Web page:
Darwin Machines, Universal Darwinism

11 Mar 1996 01:32

Changing my shape
I feel like an accident
The idea that Darwianian principles are at work in lots of places; most especially that the brain is a (in Wm. Calvin's phrase) "Darwin Machine," where ideas are generated and selected by natural selection and descent-with-variation.

Now that Dr. Calvin has a link to this page (in which I see the none-too-subtle hand of Altavista), this notebook needs a bit more content than that.

It's not hard to guess that a "Darwin Machine" is something which has to do with evolution (though one could make a case for the tides instead). In fact a Darwin Machine is anything which evolves Darwinianly. In organisms, Darwinian evolution involves

  1. Organisms producing new organisms, which resemble them (reproduction)
  2. Not all of the new organisms being the same as their parents, and at least some of these changes affecting the reproductive fitness of the altered organisms (variation or mutation)
  3. Descendants of variant organisms retaining their varation (heredity)
  4. A lack of correlation between variations and the reproductive fitness of the variants. (This last point is what separates Darwin from Lamarck, to say nothing of Teilhard de Chardin. William James put it in a nutshell in 1880: "If we look at an animal or a human being, distinguished from the rest of his kind by the possession of some extraordinary peculiarity, good or bad, we shall be able to discriminate between the causes which originally produced the peculiarity in him and the causes that maintained it after it is produced; and we shall see, if the peculiarity be one that he was born with, that these two sets of causes belong to two ... irrelevant cycles [of causes]. It was the triumphant originality of Darwin to see this, and to act accordingly.")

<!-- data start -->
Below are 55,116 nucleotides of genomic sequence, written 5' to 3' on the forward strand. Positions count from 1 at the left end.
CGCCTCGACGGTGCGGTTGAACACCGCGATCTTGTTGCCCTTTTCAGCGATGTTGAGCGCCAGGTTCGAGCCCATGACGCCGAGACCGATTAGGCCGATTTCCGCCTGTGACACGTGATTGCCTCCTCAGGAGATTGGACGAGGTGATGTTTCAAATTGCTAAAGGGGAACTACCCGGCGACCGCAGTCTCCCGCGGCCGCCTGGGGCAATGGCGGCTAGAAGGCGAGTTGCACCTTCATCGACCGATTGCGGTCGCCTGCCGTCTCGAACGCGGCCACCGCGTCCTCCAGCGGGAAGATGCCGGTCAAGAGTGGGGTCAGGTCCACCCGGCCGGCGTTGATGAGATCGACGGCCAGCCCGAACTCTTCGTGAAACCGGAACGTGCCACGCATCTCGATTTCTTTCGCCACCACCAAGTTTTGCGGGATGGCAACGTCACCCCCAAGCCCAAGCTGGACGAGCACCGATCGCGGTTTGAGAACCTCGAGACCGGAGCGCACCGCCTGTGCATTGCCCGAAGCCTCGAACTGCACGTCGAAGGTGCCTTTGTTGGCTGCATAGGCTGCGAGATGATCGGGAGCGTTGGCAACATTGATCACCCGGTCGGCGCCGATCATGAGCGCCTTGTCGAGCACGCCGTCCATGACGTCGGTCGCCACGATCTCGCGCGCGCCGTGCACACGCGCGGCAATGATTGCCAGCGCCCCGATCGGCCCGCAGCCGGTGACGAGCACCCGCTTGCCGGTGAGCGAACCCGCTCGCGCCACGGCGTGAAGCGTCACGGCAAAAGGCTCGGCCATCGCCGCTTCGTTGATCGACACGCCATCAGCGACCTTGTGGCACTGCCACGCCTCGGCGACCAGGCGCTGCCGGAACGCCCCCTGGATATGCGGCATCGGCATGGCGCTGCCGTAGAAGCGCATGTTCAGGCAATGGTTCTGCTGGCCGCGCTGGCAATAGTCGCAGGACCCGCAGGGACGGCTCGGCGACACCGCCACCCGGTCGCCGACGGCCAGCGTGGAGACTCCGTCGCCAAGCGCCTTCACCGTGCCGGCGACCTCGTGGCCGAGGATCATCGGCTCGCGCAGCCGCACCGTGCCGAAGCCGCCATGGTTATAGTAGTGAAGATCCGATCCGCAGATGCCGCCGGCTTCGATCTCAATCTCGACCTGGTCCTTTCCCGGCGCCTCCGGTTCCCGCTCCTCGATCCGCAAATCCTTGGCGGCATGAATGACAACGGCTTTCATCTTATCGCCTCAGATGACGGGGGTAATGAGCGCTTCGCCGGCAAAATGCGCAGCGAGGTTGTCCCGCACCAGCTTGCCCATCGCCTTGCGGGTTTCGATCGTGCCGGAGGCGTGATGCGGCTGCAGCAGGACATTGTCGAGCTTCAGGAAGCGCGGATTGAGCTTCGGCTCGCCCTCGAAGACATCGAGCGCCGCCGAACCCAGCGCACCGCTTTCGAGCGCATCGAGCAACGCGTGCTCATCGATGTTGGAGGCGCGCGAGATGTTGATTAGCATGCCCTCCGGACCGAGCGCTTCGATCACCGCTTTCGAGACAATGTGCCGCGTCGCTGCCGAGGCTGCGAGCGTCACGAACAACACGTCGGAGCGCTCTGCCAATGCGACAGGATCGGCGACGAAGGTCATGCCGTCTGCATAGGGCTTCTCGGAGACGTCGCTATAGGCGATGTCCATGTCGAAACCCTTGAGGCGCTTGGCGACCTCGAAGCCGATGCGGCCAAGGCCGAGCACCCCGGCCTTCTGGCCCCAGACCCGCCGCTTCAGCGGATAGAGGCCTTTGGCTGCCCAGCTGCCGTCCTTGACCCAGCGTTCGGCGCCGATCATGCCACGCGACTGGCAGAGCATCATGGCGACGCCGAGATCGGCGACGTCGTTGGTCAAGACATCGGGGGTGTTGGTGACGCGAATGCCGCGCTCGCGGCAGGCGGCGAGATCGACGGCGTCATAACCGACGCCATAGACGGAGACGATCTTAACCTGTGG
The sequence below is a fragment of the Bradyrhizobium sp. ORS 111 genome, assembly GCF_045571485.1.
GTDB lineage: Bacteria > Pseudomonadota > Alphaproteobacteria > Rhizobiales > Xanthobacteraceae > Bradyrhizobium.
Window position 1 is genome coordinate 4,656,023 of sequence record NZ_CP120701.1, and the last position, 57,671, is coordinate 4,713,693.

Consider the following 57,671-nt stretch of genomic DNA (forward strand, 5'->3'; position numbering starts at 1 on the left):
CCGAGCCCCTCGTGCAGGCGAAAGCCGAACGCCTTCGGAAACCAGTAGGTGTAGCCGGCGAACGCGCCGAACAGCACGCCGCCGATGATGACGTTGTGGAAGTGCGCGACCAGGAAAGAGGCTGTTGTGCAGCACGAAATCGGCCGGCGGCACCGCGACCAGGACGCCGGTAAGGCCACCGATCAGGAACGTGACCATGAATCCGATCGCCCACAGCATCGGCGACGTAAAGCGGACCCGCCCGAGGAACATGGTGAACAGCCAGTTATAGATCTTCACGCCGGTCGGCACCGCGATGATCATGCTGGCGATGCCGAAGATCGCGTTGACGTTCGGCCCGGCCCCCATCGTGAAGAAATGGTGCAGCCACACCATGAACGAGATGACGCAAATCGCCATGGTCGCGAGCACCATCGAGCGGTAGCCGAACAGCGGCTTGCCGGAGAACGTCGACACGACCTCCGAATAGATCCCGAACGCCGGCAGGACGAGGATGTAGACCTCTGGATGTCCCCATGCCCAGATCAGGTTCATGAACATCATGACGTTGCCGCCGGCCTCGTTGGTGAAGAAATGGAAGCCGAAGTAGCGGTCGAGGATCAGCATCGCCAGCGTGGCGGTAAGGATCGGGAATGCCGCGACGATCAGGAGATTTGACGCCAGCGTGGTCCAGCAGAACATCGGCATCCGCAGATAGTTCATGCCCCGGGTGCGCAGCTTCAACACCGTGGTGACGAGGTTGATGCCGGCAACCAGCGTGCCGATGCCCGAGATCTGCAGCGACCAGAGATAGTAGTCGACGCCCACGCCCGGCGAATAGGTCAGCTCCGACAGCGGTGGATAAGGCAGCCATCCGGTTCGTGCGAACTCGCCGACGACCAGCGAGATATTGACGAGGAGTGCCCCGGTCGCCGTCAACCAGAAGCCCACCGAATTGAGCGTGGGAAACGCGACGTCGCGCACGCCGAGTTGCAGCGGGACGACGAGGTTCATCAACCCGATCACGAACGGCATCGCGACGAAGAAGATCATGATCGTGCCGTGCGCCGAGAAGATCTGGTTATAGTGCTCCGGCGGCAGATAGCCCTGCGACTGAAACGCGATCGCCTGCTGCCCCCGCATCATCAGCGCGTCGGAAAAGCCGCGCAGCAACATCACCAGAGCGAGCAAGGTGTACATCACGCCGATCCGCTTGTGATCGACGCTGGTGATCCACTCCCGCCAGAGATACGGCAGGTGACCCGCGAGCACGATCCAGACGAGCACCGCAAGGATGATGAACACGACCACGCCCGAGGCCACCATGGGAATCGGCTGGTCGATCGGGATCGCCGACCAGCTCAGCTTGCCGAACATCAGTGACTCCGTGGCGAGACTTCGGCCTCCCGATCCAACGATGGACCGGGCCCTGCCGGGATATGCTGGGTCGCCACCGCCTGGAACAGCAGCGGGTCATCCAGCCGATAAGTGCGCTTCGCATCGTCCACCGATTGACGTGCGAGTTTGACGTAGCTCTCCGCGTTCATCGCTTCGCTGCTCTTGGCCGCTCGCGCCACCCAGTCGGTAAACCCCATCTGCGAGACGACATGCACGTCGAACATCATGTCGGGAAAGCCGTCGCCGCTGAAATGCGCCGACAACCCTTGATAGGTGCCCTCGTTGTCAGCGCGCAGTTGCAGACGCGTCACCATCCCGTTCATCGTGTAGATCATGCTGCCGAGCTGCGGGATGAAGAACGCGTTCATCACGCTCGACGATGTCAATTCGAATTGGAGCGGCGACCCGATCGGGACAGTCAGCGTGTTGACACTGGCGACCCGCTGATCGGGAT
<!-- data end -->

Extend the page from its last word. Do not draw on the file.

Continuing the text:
Now if we abstract from "organisms" to "replicators," we have the skeleton or relational structure of Darwinism; and anything with that structure is a Darwin Machine. Doubtless one could formalize Lamarck Machines, Teilhard de Chardin Machines, etc. (Let us hope for the sake of his wraith's tranquility that it is not possible to formalize Goethe Machines.) (Presumably homeostatic devices are Bernard Machines, but if I follow that thread this will get too otsogish.) The question is, what, besides populations of terrestrial organisms, are also Darwin Machines?

What we know to be Darwin Machines are the immune systems of vertebrates, and some computer programs made by certain vertebrates. (Whether all immune systems are Darwin Machines, I don't know.) Many of us think that science, or routines of economic behavior, or human cultures generally, the thoughts of individual human beings, and neural wiring in individual brains are also Darwinian, though these are all separate hypotheses. Richard Dawkins has advanced strong arguments that organisms anywhere in the universe must evolve Darwinianly, that Lamarckian mechanisms are simply inadequate for explaining the origins of adaptations, and this was what he meant by "universal Darwinism." (His arguments neglect the possibility of supernatural intervention; this is not a flaw.)

Having gone and said all this I must confess that when Calvin introduced the phrase "Darwin Machine" (apparently in 1987, in imitation of the computer scientists' speaking of "Turing Machines" and "von Neumann Machines"), his thrust was rather more narrow, and his primary meaning was a conjectured sequence-generating function of the cerebral cortex (part of his "throwing theory of thought," which q.v.). The phrase has, however, been pretty well exapted, and the new meaning is quite entrenched. As for the original sense --- my hatred of puns is well known, but I think we have no choice but to speak of Neural Calvinism.